In all of English novels written in the past couple of centuries, very few characters have gone on to become as popular and iconic as Sherlock Holmes. Sir Arthur Conan Doyle’s imaginary detective gained legendary status much before Robert Downey Jr portrayed the character in blockbuster movies.
Written way back in 1887, A Study in Scarlet was the first novel in which Sherlock Holmes appeared. It is one of the only four novels in which Conan Doyle portrayed the iconic detective, other than the short stories. A Study in Scarlet is the first English language detective fiction to incorporate the magnifying glass as a tool for investigation.
Frankly speaking, I was never a big fan of Sherlock Holmes, though I had read “The Blue Carbuncle” in school. However, I should thank my wife who gave me a collection of all the four novels as my birthday gift. I picked up the book just to see whether the hype was real, and it surprisingly was! Yes, the novel isn’t perfect, but it is an absolute gem!
The first part of the story is quite fast-paced. Dr. John Watson, the first narrator of the story meets the young, quirky, and freakish genius Sherlock Holmes, and they become flatmates. The story establishes the young Holmes as the protagonist as soon as the two future friends meet. And thereon, Holmes never fails to blow Watson’s mind. To be very honest, I did not enjoy the first part of the story. Everything feels an exaggeration, however, the end of the chapter was quite a surprise.
That said, the second chapter was absolutely phenomenal. The storytelling prowess of an author as revered as Conan Doyle was on display. Detailing the story brings a life-like depiction. And more than anything, what struck me was the way the author narrates a long and complex story with few words, without losing the essence even for a moment. You believe what he says, and he absolutely pulls you into the narration.
“A Study in Scarlet” is a murder mystery set in 19th century London. It has all the usual bits that you find in such stories – mysterious deaths, unknown killers, weird patterns, clues that only the protagonist can decipher.
However, what makes Sherlock Holmes so unique is that he is not infallible. He makes mistakes, and though he had the trail, he failed to prevent a murder. This gives him a more realistic appearance, than most other detective characters I have come across.
Nonetheless, the first part ends with Sherlock Holmes catching the murderer in the most dramatic way. The second chapter traces the origins of the murderer, Jefferson Hope, and we discover a world where a bunch of self-proclaimed godmen establish a city for their followers. Their word is the law, and any disagreement results in severe punishment. Quite similar to what’s happening these days, isn’t it?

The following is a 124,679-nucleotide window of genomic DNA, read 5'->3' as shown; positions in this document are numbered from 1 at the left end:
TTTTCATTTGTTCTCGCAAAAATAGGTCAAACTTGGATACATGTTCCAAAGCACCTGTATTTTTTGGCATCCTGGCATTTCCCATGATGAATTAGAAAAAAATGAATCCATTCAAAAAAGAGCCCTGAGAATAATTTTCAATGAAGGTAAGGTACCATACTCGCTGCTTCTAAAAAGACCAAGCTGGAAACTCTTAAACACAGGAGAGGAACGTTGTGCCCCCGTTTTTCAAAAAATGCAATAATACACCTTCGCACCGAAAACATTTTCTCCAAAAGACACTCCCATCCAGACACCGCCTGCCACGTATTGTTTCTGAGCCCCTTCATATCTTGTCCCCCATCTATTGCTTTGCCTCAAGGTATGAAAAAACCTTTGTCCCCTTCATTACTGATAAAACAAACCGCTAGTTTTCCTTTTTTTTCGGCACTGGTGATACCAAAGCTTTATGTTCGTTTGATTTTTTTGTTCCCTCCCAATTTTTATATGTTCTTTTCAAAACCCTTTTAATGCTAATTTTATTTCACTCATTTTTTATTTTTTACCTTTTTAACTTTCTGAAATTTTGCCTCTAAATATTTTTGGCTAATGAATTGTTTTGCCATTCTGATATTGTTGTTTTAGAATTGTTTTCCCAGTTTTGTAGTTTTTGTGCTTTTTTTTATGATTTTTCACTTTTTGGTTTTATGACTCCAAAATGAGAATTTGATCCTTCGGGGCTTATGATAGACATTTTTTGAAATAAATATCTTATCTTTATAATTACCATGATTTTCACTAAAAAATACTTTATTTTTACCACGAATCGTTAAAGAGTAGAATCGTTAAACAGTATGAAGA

In the end, all you have is sympathy for the culprit and a number of unanswered questions. Well, that’s not a bad thing necessarily. Unanswered questions open the door for interpretations and deductions. For example, I am still trying to figure out who the hell was disguised as the old lady that claimed the lost ring!
My Problems with the Novel
Though I thoroughly enjoyed reading the book, and have resolved to read the remaining three stories, I had a couple of problems with the book. First, it is racist on more than one occasion. The way Dr. Watson describes the street assistants as “dirty Arabs” is extremely offensive. It depicts how the British, the so-called pioneers of the civilized world, were actually the most racist in the world. At a time when revolutionary campaigns like Black Lives Matter are at the peak, such statements in the book made me extremely mad.
The second problem is the language. It is too formal for my liking, which, again, seems to be a British thing of yore. If it were to be written today, it could have been more fun to read. Apart from these couple of things, I loved the novel and highly recommend it to young readers. Especially, it is a must-read for young and aspiring writers.
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A Study in Scarlet by Sir Arthur Conan Doyle – Sherlock Holmes – Book Review
Noman is a literature student, news analyst, and content creator. When not writing news and other content for clients, he likes to read novels and talk about them. Born and raised in a ghetto of Mumbai, he is vocal about the social issues facing the slums and his community. Noman is the co-founder of Bombay Reads, a platform where he likes to write and discuss books.